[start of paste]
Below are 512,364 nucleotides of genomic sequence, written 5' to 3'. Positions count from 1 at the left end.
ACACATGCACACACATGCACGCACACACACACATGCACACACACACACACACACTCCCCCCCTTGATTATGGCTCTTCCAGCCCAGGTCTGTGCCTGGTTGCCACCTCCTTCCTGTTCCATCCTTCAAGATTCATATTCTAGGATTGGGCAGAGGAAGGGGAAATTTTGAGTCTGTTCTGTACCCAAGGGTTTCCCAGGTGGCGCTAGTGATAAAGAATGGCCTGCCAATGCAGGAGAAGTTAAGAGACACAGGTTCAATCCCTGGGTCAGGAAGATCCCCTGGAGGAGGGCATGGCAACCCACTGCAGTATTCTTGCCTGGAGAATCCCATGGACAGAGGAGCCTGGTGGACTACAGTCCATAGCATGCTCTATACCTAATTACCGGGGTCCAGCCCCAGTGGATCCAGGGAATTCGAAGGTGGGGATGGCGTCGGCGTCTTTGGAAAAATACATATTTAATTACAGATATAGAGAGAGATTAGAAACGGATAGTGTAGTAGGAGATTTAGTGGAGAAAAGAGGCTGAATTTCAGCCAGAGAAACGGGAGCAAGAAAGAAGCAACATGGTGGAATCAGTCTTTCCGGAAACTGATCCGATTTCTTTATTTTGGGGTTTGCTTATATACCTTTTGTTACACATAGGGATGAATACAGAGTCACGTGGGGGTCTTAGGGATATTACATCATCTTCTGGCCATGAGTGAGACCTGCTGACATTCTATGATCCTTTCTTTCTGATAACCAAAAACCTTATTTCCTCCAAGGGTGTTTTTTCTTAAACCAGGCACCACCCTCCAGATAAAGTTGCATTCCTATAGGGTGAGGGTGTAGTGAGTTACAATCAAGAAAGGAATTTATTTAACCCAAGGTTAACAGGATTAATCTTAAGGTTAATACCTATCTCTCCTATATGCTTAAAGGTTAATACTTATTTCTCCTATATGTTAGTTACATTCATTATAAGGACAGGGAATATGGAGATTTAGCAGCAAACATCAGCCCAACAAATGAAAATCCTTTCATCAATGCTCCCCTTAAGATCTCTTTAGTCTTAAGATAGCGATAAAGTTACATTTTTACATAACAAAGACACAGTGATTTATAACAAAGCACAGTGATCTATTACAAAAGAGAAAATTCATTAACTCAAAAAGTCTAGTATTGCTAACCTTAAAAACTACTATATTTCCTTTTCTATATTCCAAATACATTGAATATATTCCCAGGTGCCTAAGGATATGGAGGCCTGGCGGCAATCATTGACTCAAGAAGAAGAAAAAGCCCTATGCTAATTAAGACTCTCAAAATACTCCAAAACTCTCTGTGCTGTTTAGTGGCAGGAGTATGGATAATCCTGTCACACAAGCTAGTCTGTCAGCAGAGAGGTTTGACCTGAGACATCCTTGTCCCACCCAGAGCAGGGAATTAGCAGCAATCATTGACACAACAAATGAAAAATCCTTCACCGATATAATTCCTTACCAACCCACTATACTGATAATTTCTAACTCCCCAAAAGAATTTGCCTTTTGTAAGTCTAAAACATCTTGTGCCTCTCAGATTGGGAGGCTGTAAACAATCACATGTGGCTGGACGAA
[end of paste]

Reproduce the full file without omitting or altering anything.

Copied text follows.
Below are 512,364 nucleotides of genomic sequence, written 5' to 3'. Positions count from 1 at the left end.
ACACATGCACACACATGCACGCACACACACACATGCACACACACACACACACACTCCCCCCCTTGATTATGGCTCTTCCAGCCCAGGTCTGTGCCTGGTTGCCACCTCCTTCCTGTTCCATCCTTCAAGATTCATATTCTAGGATTGGGCAGAGGAAGGGGAAATTTTGAGTCTGTTCTGTACCCAAGGGTTTCCCAGGTGGCGCTAGTGATAAAGAATGGCCTGCCAATGCAGGAGAAGTTAAGAGACACAGGTTCAATCCCTGGGTCAGGAAGATCCCCTGGAGGAGGGCATGGCAACCCACTGCAGTATTCTTGCCTGGAGAATCCCATGGACAGAGGAGCCTGGTGGACTACAGTCCATAGCATGCTCTATACCTAATTACCGGGGTCCAGCCCCAGTGGATCCAGGGAATTCGAAGGTGGGGATGGCGTCGGCGTCTTTGGAAAAATACATATTTAATTACAGATATAGAGAGAGATTAGAAACGGATAGTGTAGTAGGAGATTTAGTGGAGAAAAGAGGCTGAATTTCAGCCAGAGAAACGGGAGCAAGAAAGAAGCAACATGGTGGAATCAGTCTTTCCGGAAACTGATCCGATTTCTTTATTTTGGGGTTTGCTTATATACCTTTTGTTACACATAGGGATGAATACAGAGTCACGTGGGGGTCTTAGGGATATTACATCATCTTCTGGCCATGAGTGAGACCTGCTGACATTCTATGATCCTTTCTTTCTGATAACCAAAAACCTTATTTCCTCCAAGGGTGTTTTTTCTTAAACCAGGCACCACCCTCCAGATAAAGTTGCATTCCTATAGGGTGAGGGTGTAGTGAGTTACAATCAAGAAAGGAATTTATTTAACCCAAGGTTAACAGGATTAATCTTAAGGTTAATACCTATCTCTCCTATATGCTTAAAGGTTAATACTTATTTCTCCTATATGTTAGTTACATTCATTATAAGGACAGGGAATATGGAGATTTAGCAGCAAACATCAGCCCAACAAATGAAAATCCTTTCATCAATGCTCCCCTTAAGATCTCTTTAGTCTTAAGATAGCGATAAAGTTACATTTTTACATAACAAAGACACAGTGATTTATAACAAAGCACAGTGATCTATTACAAAAGAGAAAATTCATTAACTCAAAAAGTCTAGTATTGCTAACCTTAAAAACTACTATATTTCCTTTTCTATATTCCAAATACATTGAATATATTCCCAGGTGCCTAAGGATATGGAGGCCTGGCGGCAATCATTGACTCAAGAAGAAGAAAAAGCCCTATGCTAATTAAGACTCTCAAAATACTCCAAAACTCTCTGTGCTGTTTAGTGGCAGGAGTATGGATAATCCTGTCACACAAGCTAGTCTGTCAGCAGAGAGGTTTGACCTGAGACATCCTTGTCCCACCCAGAGCAGGGAATTAGCAGCAATCATTGACACAACAAATGAAAAATCCTTCACCGATATAATTCCTTACCAACCCACTATACTGATAATTTCTAACTCCCCAAAAGAATTTGCCTTTTGTAAGTCTAAAACATCTTGTGCCTCTCAGATTGGGAGGCTGTAAACAATCACATGTGGCTGGACGAA